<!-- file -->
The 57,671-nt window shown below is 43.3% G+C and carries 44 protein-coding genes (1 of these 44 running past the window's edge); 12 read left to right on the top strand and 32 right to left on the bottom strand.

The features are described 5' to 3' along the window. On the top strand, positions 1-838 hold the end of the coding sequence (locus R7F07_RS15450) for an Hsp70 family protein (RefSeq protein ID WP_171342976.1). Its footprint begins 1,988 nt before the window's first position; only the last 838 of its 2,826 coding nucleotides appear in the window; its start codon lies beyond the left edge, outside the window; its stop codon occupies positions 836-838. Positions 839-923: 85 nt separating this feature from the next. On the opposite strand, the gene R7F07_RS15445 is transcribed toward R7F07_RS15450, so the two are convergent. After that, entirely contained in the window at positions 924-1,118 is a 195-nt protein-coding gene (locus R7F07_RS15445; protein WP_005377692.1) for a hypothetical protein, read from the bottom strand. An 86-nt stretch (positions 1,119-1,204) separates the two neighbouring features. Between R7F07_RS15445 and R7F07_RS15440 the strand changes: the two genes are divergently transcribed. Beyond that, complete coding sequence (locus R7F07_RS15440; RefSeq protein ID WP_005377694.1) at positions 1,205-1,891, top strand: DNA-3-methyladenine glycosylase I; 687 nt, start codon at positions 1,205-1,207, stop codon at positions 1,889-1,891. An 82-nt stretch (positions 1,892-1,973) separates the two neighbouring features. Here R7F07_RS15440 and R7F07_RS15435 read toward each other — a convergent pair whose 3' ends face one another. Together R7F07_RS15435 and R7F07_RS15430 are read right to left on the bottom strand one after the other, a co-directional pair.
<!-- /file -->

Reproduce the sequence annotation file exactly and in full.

The 57,671-nt window shown below is 43.3% G+C and carries 44 protein-coding genes (1 of these 44 running past the window's edge); 12 read left to right on the top strand and 32 right to left on the bottom strand.

The features are described 5' to 3' along the window. On the top strand, positions 1-838 hold the end of the coding sequence (locus R7F07_RS15450) for an Hsp70 family protein (RefSeq protein ID WP_171342976.1). Its footprint begins 1,988 nt before the window's first position; only the last 838 of its 2,826 coding nucleotides appear in the window; its start codon lies beyond the left edge, outside the window; its stop codon occupies positions 836-838. Positions 839-923: 85 nt separating this feature from the next. On the opposite strand, the gene R7F07_RS15445 is transcribed toward R7F07_RS15450, so the two are convergent. After that, entirely contained in the window at positions 924-1,118 is a 195-nt protein-coding gene (locus R7F07_RS15445; protein WP_005377692.1) for a hypothetical protein, read from the bottom strand. An 86-nt stretch (positions 1,119-1,204) separates the two neighbouring features. Between R7F07_RS15445 and R7F07_RS15440 the strand changes: the two genes are divergently transcribed. Beyond that, complete coding sequence (locus R7F07_RS15440; RefSeq protein ID WP_005377694.1) at positions 1,205-1,891, top strand: DNA-3-methyladenine glycosylase I; 687 nt, start codon at positions 1,205-1,207, stop codon at positions 1,889-1,891. An 82-nt stretch (positions 1,892-1,973) separates the two neighbouring features. Here R7F07_RS15440 and R7F07_RS15435 read toward each other — a convergent pair whose 3' ends face one another. Together R7F07_RS15435 and R7F07_RS15430 are read right to left on the bottom strand one after the other, a co-directional pair.